Kamsarmax bulker project shows way to meet decarbonisation targets
A project to develop an LNG fuelled Kamsarmax bulker to meet the 2020 targets can have even more benefits the project partners say.
Under the Project Forward initiative led by Athens-Based Arista Shipping, with Wärtsilä as one of the participants, it has been demonstrated that with LNG as fuel, an advanced hull design, and highly efficient propulsion machinery, it will be possible to meet the IMO’s target for a 40% reduction in carbon intensity by 2030.
Model tests of the Project’s concept vessel indicate that the Energy Efficiency Design Index (EEDI) is well below the currently most stringent Phase III level. The EEDI reflects the CO2 emissions per transport work and is a measure of carbon intensity. EEDI Phase III is applicable to ships built after 2025 and signifies a 30% reduction from the 2008 reference level.
The IMO has also announced that efforts should be made for a possible further reduction in CO2 emissions per transport work of up to 70 percent by 2050. One commonly discussed way to reduce such emissions has been to limit the propulsion engine power, but this would require a significantly lower service speed, resulting in a serious impact on the chain of logistics.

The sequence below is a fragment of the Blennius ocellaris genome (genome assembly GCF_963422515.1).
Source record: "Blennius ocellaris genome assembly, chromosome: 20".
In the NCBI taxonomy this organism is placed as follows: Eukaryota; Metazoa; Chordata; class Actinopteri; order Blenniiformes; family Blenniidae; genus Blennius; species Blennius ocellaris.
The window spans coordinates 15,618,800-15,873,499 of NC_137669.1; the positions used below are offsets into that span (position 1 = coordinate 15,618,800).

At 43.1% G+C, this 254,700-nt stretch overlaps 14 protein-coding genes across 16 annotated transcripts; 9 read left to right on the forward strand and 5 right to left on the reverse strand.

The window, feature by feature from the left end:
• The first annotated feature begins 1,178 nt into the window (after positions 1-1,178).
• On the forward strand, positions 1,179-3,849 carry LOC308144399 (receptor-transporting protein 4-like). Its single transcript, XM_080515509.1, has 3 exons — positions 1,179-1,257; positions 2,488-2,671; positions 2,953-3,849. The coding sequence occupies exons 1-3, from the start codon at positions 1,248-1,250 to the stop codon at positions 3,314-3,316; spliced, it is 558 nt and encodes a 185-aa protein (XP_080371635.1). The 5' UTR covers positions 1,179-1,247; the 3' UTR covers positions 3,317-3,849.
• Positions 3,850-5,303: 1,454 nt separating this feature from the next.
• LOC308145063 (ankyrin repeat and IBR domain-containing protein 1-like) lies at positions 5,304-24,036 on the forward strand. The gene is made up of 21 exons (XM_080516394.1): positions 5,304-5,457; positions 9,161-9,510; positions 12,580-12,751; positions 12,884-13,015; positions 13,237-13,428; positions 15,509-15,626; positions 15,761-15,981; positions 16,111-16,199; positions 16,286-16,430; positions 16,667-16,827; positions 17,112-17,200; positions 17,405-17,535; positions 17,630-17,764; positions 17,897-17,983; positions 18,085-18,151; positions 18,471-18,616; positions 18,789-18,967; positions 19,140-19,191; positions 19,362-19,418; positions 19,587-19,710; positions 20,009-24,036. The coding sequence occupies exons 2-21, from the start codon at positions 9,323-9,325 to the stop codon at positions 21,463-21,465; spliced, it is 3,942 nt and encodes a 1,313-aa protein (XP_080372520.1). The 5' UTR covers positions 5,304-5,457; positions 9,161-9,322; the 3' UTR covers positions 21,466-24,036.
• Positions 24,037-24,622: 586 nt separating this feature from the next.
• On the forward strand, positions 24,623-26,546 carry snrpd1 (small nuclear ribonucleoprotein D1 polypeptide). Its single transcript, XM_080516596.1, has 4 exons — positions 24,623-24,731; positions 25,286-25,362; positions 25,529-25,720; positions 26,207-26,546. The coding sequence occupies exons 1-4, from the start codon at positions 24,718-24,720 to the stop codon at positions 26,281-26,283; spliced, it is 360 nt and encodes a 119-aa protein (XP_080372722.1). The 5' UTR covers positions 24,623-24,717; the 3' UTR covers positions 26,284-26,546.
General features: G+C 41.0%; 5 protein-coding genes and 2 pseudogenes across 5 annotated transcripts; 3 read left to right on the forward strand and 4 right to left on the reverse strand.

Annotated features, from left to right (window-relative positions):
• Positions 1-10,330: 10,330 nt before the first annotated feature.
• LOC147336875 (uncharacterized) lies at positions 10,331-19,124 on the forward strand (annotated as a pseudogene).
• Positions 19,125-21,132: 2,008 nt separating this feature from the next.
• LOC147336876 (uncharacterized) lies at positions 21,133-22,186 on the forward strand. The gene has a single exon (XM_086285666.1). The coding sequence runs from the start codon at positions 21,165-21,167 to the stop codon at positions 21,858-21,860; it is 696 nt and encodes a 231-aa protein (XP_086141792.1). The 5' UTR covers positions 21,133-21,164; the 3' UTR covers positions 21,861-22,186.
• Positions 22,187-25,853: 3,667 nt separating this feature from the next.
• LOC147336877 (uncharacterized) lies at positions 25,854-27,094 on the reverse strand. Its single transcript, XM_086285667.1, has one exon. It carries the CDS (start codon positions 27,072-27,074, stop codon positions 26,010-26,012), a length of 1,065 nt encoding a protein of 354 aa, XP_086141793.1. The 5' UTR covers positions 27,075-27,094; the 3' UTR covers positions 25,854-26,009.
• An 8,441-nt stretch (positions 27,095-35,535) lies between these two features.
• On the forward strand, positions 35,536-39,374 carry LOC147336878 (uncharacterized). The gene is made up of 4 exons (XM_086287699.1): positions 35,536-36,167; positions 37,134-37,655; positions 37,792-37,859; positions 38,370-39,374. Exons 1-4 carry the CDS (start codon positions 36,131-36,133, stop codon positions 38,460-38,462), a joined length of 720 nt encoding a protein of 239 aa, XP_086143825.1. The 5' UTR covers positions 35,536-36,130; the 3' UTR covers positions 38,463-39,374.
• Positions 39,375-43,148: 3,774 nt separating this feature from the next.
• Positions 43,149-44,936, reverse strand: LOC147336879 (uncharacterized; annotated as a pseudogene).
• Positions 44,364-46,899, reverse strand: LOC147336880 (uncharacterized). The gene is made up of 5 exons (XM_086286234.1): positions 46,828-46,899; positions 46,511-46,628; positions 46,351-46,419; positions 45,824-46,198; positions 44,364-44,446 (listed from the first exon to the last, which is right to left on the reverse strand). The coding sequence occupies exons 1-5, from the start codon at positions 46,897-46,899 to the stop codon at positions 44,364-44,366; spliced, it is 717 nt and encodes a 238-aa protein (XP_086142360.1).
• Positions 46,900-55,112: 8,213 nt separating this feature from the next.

Project Forward shows that this 70 percent reduction in CO2 emissions target can be met, even without lowering service speeds, through the use of carbon neutral fuels mixed with LNG. Such carbon neutral fuels can be transported, stored, and consumed in a similar way to that of fossil LNG.
“Through the advanced engine technology available today, LNG has a clearly superior well-to-wake emissions profile compared to liquid fuel. LNG appears not as a transition fuel, but the fuel of tomorrow and for many years to come,” said Antonis Trakakis, Technical Director at Arista.
The concept vessel’s hull form has been optimised in cooperation with Finnish ship designer Deltamarin and classification society American Bureau of Shipping (ABS). “Deltamarin has a long history in energy-efficient ship designs where hull form development has always been one of the spearheads,” said Tommi Hietamäki, Project Engineer at Deltamarin.
“The efficient propulsion design concept for Project Forward is based on a novel arrangement featuring just two highly efficient Wärtsilä 31DF engines without auxiliary gensets. The project is totally in line with Wärtsilä’s Smart Marine vision that foresees an era of concept solutions delivering optimal efficiency, safety, and environmental sustainability,” said Johnny Kackur, General Manager, Wärtsilä Marine Solutions.
In addition to Arista Shipping, Deltamarin, ABS and Wärtsilä, the French LNG membrane containment system designer GTT is also involved in the project. The vessel is fitted with an LNG tank positioned midships.